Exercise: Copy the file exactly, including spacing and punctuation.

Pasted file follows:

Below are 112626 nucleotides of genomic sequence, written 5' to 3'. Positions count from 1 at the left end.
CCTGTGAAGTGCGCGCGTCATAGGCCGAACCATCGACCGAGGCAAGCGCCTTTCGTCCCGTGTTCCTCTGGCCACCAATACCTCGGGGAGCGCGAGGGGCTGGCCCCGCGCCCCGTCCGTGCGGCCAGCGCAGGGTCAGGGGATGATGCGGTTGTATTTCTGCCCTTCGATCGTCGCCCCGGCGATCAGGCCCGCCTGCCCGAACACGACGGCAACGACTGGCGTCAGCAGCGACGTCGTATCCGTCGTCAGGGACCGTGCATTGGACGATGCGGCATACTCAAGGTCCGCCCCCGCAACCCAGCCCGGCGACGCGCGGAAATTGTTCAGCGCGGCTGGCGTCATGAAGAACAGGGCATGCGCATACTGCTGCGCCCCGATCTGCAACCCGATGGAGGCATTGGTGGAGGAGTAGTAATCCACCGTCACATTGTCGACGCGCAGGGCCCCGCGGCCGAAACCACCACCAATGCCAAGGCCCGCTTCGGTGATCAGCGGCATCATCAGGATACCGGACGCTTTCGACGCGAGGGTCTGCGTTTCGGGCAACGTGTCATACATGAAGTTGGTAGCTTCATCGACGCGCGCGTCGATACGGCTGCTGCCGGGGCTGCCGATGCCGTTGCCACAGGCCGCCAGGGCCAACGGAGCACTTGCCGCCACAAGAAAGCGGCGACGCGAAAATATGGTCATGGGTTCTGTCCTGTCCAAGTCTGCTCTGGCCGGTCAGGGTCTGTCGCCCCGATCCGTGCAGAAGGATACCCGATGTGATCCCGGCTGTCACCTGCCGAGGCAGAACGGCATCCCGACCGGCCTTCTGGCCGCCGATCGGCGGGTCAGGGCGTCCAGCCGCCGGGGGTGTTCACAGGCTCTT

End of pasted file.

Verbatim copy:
Below are 112626 nucleotides of genomic sequence, written 5' to 3'. Positions count from 1 at the left end.
CCTGTGAAGTGCGCGCGTCATAGGCCGAACCATCGACCGAGGCAAGCGCCTTTCGTCCCGTGTTCCTCTGGCCACCAATACCTCGGGGAGCGCGAGGGGCTGGCCCCGCGCCCCGTCCGTGCGGCCAGCGCAGGGTCAGGGGATGATGCGGTTGTATTTCTGCCCTTCGATCGTCGCCCCGGCGATCAGGCCCGCCTGCCCGAACACGACGGCAACGACTGGCGTCAGCAGCGACGTCGTATCCGTCGTCAGGGACCGTGCATTGGACGATGCGGCATACTCAAGGTCCGCCCCCGCAACCCAGCCCGGCGACGCGCGGAAATTGTTCAGCGCGGCTGGCGTCATGAAGAACAGGGCATGCGCATACTGCTGCGCCCCGATCTGCAACCCGATGGAGGCATTGGTGGAGGAGTAGTAATCCACCGTCACATTGTCGACGCGCAGGGCCCCGCGGCCGAAACCACCACCAATGCCAAGGCCCGCTTCGGTGATCAGCGGCATCATCAGGATACCGGACGCTTTCGACGCGAGGGTCTGCGTTTCGGGCAACGTGTCATACATGAAGTTGGTAGCTTCATCGACGCGCGCGTCGATACGGCTGCTGCCGGGGCTGCCGATGCCGTTGCCACAGGCCGCCAGGGCCAACGGAGCACTTGCCGCCACAAGAAAGCGGCGACGCGAAAATATGGTCATGGGTTCTGTCCTGTCCAAGTCTGCTCTGGCCGGTCAGGGTCTGTCGCCCCGATCCGTGCAGAAGGATACCCGATGTGATCCCGGCTGTCACCTGCCGAGGCAGAACGGCATCCCGACCGGCCTTCTGGCCGCCGATCGGCGGGTCAGGGCGTCCAGCCGCCGGGGGTGTTCACAGGCTCTT